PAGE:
The prediction pipeline was tested on an S. cerevisiae dataset of 5,884 proteins which was downloaded from the Saccharomyces Genome Database SGD .
Experimental secretome analysis
P. pastoris DSMZ 70382 was grown in fully aerobic chemostat cultures on minimal medium with glucose as carbon source until steady state (biomass yield and RQ constant for at least 2 residence times). Detailed data on media compositions, fermentation data and the analysis of culture supernatant can be found in additional file 3. Culture supernatants were concentrated by acetone precipitation and subjected to 1D SDS-PAGE on a 12% PAA gel and 2D-DIGE, respectively. For 2D-DIGE supernatant protein was Cy5 labelled and separated on a IPGDryStrip (3-11NL) in the first dimension, followed by SDS-PAGE on a 12% PAA gel as described in Dragosits et al. . 1D gel lanes were cut into 21 slices, and protein spots from CBB stained 2D gels were picked. After tryptic digest, samples were analyzed by reversed-phase chromatography (UltiMate 3000 Capillary LC-system, Dionex) coupled with ESI MS/MS analysis (Q-TOF Ultima Global, Waters). The obtained mass spectra were subsequently analysed using X!Tandem 2008.12.01 . The identified proteins had to meet the following criteria: protein score e-value ≤ 10-5 with at least 2 peptides per protein. Glycoproteins were detected by SDS-PAGE and blotting of proteins onto a nitrocellulose membrane followed by detection via Concanavalin A and Horseradish peroxidase. Putative N-glycosylation sites were identified with NetNGlyc 1.0 server .
Analysis of hexose transporters
P. pastoris ORFs encoding putative sugar transporters were identified by sequence similarity using BLAST. Multiple sequence alignment of the respective protein sequences to previously identified hexose transporters and sensors from other yeasts was performed by ClustalW  using BLOSUM weight matrix, and a dendrogram with branch length was generated. Additionally an integrated search in PROSITE , Pfam, PRINTS and other family and domain databases was performed with InterProScan  for all these protein sequences.
Disruption cassettes for PIPA00236 and PIPA08653 were generated by PCR (primers: PIPA08653FW: ATGGCAGGTATTAAAGTTGGATC; PIPA08653BW: TACTGCCATCTGCTTCTTTC; PIPA00236FW: GCAGGAGAATAGTCCAGTTTAC; PIPA00236BW: TTCATAGCCTCGTCGACTCTG). 200–300 bp each up- and downstream of the start codon were exchanged for the Zeocin resistance cassette. These cassettes were introduced into the genome of P. pastoris DSMZ 70382 by electroporation, and clones were selected on YP plates containing 1% yeast extract, 2% peptone, 2% agar-agar, 2% glycerol and 25 μg mL-1 Zeocin. Positively growing clones were then analyzed for their growth behavior on YP plates containing either 2% glycerol, 2% glucose or 0.01% glucose for 48 h at 28°C.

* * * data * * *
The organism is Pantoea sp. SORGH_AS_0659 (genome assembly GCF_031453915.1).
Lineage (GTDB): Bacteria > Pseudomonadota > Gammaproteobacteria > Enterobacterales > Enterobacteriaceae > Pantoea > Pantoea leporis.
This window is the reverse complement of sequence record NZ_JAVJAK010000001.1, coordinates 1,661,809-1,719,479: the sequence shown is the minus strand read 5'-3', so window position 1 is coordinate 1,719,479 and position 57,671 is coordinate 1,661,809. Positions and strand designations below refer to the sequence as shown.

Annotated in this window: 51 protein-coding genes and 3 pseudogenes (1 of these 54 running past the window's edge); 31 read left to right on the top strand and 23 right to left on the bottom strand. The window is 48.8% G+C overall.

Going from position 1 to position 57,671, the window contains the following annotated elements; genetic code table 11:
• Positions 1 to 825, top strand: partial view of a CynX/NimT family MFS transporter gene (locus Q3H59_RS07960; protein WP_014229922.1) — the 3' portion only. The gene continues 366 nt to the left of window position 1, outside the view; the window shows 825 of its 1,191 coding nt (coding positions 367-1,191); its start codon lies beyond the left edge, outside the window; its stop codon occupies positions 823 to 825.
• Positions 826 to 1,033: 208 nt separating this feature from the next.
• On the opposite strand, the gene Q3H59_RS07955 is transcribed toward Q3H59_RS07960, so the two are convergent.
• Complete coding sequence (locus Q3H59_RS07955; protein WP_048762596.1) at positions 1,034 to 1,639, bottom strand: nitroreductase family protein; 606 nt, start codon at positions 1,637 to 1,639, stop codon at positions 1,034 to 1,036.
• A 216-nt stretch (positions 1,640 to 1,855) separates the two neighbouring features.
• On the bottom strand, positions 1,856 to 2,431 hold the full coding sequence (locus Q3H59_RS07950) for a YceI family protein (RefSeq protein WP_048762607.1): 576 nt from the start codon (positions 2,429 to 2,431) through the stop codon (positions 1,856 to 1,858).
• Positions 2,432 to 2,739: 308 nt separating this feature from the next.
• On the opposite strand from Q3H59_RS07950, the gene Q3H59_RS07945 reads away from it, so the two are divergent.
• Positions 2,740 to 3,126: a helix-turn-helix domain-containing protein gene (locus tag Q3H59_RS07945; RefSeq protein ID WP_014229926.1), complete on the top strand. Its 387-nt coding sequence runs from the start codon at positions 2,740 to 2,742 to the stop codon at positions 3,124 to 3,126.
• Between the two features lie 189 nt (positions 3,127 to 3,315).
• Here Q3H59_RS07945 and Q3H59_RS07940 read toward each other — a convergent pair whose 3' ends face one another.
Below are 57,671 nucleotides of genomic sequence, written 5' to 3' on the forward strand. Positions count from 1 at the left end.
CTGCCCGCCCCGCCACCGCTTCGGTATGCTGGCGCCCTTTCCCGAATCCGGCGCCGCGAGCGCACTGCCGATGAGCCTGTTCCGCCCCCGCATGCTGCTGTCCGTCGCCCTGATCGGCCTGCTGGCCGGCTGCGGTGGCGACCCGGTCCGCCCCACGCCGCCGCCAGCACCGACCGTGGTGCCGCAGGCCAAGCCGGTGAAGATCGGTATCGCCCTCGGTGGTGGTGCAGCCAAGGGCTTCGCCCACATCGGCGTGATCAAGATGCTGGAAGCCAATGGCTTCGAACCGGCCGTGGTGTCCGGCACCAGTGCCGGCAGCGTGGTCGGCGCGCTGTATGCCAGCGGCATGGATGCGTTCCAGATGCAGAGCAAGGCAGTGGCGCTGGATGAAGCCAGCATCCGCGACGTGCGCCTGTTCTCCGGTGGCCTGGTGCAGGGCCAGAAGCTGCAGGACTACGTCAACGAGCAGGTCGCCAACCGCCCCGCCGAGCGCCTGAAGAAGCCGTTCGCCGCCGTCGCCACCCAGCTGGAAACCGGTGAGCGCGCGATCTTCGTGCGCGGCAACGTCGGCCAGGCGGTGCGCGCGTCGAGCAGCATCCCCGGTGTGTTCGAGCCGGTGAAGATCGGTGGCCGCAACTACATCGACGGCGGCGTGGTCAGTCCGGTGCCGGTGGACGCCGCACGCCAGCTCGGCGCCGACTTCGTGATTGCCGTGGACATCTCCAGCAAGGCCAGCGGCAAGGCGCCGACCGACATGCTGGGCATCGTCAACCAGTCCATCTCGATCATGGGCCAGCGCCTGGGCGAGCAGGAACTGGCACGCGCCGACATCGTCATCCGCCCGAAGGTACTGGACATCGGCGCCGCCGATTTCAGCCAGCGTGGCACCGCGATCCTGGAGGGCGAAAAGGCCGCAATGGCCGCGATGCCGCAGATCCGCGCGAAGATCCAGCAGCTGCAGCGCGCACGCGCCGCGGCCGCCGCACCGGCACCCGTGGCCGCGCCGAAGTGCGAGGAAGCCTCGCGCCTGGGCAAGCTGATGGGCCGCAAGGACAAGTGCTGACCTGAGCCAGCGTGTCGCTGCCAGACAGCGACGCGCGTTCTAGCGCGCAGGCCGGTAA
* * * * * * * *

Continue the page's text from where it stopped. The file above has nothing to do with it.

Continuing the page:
The gene predictions were parsed into GFF file format and loaded into a Chado  database which is designed especially to hold a wide variety of biological data.
Gbrowse , the Generic Genome Browser, was installed on a web server in the latest stable version (1.69) and configured to display the genomic data from the Chado database.
This work has been supported by the European Science Foundation (ESF, program EuroSCOPE), the Austrian Science Fund (FWF), project no. I37, and the Austrian Resarch Promotion Agency (Program FHplus). Special thanks to Harald Pichler (TU Graz) for critically reviewing the manuscript.
During revision of this manuscript, De Schutter et al. have published the genome sequence of K. phaffii (P. pastoris) strain GS115 (Nat. Biotechnol. doi:10.1038/nbt.1544).
- Cereghino G, Cereghino J, Ilgen C, Cregg J: Production of recombinant proteins in fermenter cultures of the yeast Pichia pastoris. Curr Opin Biotechnol. 2002, 13 (4): 329-332. 10.1016/S0958-1669(02)00330-0.View ArticleGoogle Scholar
- Hamilton S, Davidson R, Sethuraman N, Nett J, Jiang Y, Rios S, Bobrowicz P, Stadheim T, Li H, Choi B, et al: Humanization of yeast to produce complex terminally sialylated glycoproteins. Science. 2006, 313 (5792): 1441-1443. 10.1126/science.1130256.View ArticleGoogle Scholar
- Hamilton S, Gerngross T: Glycosylation engineering in yeast: the advent of fully humanized yeast. Curr Opin Biotechnol. 2007, 18 (5): 387-392. 10.1016/j.copbio.2007.09.001.View ArticleGoogle Scholar